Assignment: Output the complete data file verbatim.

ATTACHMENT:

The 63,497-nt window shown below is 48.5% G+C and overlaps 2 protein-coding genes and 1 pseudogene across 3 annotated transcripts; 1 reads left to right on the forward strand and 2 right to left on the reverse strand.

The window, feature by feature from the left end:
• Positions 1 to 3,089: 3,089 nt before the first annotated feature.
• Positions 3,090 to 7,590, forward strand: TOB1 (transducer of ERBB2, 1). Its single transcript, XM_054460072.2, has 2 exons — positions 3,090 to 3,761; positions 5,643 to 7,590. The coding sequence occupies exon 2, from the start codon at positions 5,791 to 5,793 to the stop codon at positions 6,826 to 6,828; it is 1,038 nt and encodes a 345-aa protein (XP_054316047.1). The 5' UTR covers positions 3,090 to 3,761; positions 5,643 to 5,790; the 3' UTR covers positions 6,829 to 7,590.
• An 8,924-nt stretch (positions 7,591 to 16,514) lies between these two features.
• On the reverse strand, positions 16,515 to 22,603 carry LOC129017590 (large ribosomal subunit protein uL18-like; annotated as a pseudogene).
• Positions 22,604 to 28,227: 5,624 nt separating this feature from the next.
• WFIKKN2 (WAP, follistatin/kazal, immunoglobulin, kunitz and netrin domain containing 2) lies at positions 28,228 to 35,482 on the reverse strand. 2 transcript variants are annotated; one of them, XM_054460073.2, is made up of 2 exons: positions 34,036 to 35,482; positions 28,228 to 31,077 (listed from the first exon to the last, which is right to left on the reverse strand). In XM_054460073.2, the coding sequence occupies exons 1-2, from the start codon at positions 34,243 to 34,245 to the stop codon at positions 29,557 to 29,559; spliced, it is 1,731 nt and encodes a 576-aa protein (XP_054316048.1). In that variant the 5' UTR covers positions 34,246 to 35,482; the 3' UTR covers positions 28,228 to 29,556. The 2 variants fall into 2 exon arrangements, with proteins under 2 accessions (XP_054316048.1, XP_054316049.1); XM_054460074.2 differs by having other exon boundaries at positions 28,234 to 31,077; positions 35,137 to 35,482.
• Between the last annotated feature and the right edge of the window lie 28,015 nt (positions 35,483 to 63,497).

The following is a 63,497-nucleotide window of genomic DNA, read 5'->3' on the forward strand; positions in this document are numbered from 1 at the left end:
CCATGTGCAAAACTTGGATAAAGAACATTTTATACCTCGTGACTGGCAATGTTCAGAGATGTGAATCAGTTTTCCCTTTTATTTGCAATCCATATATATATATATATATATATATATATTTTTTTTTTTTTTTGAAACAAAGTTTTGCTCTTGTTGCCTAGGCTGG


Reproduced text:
The 63,497-nt window shown below is 48.5% G+C and overlaps 2 protein-coding genes and 1 pseudogene across 3 annotated transcripts; 1 reads left to right on the forward strand and 2 right to left on the reverse strand.

The window, feature by feature from the left end:
• Positions 1 to 3,089: 3,089 nt before the first annotated feature.
• Positions 3,090 to 7,590, forward strand: TOB1 (transducer of ERBB2, 1). Its single transcript, XM_054460072.2, has 2 exons — positions 3,090 to 3,761; positions 5,643 to 7,590. The coding sequence occupies exon 2, from the start codon at positions 5,791 to 5,793 to the stop codon at positions 6,826 to 6,828; it is 1,038 nt and encodes a 345-aa protein (XP_054316047.1). The 5' UTR covers positions 3,090 to 3,761; positions 5,643 to 5,790; the 3' UTR covers positions 6,829 to 7,590.
• An 8,924-nt stretch (positions 7,591 to 16,514) lies between these two features.
• On the reverse strand, positions 16,515 to 22,603 carry LOC129017590 (large ribosomal subunit protein uL18-like; annotated as a pseudogene).
• Positions 22,604 to 28,227: 5,624 nt separating this feature from the next.
• WFIKKN2 (WAP, follistatin/kazal, immunoglobulin, kunitz and netrin domain containing 2) lies at positions 28,228 to 35,482 on the reverse strand. 2 transcript variants are annotated; one of them, XM_054460073.2, is made up of 2 exons: positions 34,036 to 35,482; positions 28,228 to 31,077 (listed from the first exon to the last, which is right to left on the reverse strand). In XM_054460073.2, the coding sequence occupies exons 1-2, from the start codon at positions 34,243 to 34,245 to the stop codon at positions 29,557 to 29,559; spliced, it is 1,731 nt and encodes a 576-aa protein (XP_054316048.1). In that variant the 5' UTR covers positions 34,246 to 35,482; the 3' UTR covers positions 28,228 to 29,556. The 2 variants fall into 2 exon arrangements, with proteins under 2 accessions (XP_054316048.1, XP_054316049.1); XM_054460074.2 differs by having other exon boundaries at positions 28,234 to 31,077; positions 35,137 to 35,482.
• Between the last annotated feature and the right edge of the window lie 28,015 nt (positions 35,483 to 63,497).

The following is a 63,497-nucleotide window of genomic DNA, read 5'->3' on the forward strand; positions in this document are numbered from 1 at the left end:
CCATGTGCAAAACTTGGATAAAGAACATTTTATACCTCGTGACTGGCAATGTTCAGAGATGTGAATCAGTTTTCCCTTTTATTTGCAATCCATATATATATATATATATATATATATATTTTTTTTTTTTTTTGAAACAAAGTTTTGCTCTTGTTGCCTAGGCTGG